Ah, Sarah Palin.
This weekend, she was in an uproar over the immigration bill that just passed the Senate. She is just outraged about the path to citizenship. But here’s the thing: in 2008, she strongly supported a pathway to citizenship.
It’s all captured in an article from Buzzfeed’s Andrew Kaczynski.
First, the recent rant:
“A matter of a lack principle and respect for the rule of law,” Palin said about Republicans supporting immigration reform Saturday on Fox News. “This was an absolute betrayal of working-class Americans who do respect the rule of law and legal immigrants who have come here and stood in law, and paid their dues if you will, and become new Americans.”
“It’s an absolute betrayal of the will of the people and the rule of the law,” she added.
“You’ve just abandoned the Reagan Democrats with this amnesty bill,” Palin recentlywrote on her Facebook page. “You disrespect Hispanics with your assumption that they desire ignoring the rule of law.”
“Hope it was worth 30 pieces of silver,” she said of Marco Rubio of getting a call from Obama. (Rubio wasn’t available, so never spoke to Obama.)
Palin is stirring the anti-immigrant pot using all kinds of code words. One does wonder if she even knows that President Reagan signed the 1986 immigration law.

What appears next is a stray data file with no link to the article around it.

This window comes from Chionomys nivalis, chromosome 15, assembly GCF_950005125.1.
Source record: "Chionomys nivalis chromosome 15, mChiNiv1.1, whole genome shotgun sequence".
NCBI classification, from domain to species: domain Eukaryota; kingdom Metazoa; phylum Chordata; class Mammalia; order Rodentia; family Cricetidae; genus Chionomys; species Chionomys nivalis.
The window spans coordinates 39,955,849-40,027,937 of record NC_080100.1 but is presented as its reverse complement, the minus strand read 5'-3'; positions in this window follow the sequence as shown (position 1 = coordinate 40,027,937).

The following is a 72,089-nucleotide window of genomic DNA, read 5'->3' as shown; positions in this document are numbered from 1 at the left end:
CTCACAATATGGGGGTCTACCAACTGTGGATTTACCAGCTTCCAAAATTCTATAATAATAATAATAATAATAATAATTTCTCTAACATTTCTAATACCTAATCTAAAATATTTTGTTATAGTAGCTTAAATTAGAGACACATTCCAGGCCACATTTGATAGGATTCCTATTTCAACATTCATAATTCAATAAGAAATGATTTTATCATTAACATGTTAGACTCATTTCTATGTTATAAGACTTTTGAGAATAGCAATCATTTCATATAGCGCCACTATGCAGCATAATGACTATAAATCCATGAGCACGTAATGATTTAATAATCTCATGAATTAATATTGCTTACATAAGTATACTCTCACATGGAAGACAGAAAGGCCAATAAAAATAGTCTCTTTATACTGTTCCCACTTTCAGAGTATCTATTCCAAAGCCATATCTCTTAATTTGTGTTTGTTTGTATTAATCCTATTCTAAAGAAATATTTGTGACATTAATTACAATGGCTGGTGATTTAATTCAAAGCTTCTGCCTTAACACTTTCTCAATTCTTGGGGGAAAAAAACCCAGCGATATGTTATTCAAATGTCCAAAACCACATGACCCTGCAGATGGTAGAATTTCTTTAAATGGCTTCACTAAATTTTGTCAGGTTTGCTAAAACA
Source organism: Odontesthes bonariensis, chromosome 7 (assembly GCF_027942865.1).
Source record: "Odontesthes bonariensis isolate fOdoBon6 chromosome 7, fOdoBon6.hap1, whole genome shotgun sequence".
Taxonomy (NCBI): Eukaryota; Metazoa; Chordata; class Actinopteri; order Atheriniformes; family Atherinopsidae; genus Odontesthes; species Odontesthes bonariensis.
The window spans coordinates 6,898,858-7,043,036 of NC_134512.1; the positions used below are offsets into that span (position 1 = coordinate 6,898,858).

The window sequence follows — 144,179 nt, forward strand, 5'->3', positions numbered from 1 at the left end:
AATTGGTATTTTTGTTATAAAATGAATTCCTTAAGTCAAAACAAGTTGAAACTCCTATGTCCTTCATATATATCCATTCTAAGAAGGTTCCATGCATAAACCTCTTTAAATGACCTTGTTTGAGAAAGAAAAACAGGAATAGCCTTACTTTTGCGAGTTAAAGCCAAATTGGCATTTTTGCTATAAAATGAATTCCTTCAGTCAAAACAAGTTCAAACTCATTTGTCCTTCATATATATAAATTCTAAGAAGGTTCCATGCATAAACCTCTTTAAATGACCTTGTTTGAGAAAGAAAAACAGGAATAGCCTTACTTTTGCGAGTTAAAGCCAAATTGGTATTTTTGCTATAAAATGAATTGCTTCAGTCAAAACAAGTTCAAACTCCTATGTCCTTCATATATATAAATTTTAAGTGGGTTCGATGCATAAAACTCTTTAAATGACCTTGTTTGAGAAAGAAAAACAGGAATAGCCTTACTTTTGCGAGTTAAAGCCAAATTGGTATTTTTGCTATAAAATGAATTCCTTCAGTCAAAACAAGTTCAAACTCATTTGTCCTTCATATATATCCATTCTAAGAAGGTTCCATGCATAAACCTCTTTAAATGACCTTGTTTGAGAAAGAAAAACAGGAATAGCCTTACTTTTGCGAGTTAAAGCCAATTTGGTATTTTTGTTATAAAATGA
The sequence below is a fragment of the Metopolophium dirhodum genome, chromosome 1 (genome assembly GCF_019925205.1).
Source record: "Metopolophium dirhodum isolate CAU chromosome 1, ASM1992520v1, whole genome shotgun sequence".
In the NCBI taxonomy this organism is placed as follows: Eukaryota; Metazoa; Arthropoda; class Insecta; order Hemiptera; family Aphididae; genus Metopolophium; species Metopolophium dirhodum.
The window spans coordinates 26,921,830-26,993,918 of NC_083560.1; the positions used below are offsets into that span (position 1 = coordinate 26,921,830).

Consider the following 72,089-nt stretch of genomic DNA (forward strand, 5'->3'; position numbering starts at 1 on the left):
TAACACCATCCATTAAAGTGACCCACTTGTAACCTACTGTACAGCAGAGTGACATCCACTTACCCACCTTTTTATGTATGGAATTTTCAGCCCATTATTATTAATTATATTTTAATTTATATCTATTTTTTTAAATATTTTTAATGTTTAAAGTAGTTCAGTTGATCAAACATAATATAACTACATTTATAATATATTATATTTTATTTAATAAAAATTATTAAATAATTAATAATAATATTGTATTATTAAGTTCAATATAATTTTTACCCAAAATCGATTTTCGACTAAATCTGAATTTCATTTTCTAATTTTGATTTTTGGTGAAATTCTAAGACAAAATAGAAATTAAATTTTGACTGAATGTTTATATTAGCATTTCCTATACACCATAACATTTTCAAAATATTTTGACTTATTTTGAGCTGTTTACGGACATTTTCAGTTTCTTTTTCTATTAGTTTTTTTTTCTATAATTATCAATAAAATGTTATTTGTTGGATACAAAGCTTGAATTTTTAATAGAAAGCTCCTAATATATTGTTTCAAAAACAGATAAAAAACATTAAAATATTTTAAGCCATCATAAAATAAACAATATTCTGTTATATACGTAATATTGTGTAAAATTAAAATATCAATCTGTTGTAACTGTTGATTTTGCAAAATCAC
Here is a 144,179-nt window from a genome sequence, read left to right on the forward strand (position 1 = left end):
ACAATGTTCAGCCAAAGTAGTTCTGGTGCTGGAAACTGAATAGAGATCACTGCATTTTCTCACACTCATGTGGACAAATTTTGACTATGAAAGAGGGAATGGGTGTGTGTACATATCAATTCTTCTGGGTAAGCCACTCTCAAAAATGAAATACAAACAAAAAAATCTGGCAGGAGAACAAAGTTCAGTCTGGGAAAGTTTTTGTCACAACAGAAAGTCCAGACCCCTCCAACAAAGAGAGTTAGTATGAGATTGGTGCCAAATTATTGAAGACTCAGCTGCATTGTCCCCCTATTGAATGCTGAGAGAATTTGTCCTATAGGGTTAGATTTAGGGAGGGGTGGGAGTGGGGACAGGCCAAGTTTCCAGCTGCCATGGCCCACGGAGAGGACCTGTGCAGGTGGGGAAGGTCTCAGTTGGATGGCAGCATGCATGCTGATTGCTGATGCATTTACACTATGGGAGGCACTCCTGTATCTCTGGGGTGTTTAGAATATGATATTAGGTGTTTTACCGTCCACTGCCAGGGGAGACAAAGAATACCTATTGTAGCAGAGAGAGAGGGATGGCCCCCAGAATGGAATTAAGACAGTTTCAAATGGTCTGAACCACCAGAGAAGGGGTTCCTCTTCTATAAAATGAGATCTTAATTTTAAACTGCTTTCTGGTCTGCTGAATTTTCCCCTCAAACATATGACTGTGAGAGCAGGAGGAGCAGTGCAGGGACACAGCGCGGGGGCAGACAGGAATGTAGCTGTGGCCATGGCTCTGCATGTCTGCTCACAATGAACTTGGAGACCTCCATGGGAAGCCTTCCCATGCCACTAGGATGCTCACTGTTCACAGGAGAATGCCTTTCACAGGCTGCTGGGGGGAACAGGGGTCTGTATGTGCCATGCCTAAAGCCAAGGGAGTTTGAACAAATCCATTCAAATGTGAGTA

But it wasn’t always this way. Just a few years ago, Palin–when she was on the 2008 ticket and speaking to Spanish-language media–had a remarkably different opinion:
For all of Palin’s recent tough rhetoric on immigration, the former governor of Alaska expressed support for immigration reform during the 2008 presidential campaign according to video and a transcript an October 2008 interview with the Spanish-language channel Univision. The type of immigration reform Palin supported would surely fall under her current definition of “amnesty.”
“There is no way that in the U.S. we would round up every illegal immigrant — there are about 12 million of the illegal immigrants — not only economically is that just an impossibility but that’s not a humane way anyway to deal with the issue that we face with illegal immigration,” Palin said.
When asked if she supported “a path to citizenship for undocumented immigrants,” Palin responded that she did.
“I do because I understand why people would want to be in America. To seek the safety and prosperity, the opportunities, the health that is here,” Palin said. “It is so important that yes, people follow the rules so that people can be treated equally and fairly in this country.”
We agree with 2008 Palin.
Many Republicans, seeing the demographic changes on the horizon, have evolved on immigration reform with a path to citizenship. Not Sarah Palin. She’s going backwards, but still heading off the demographic cliff.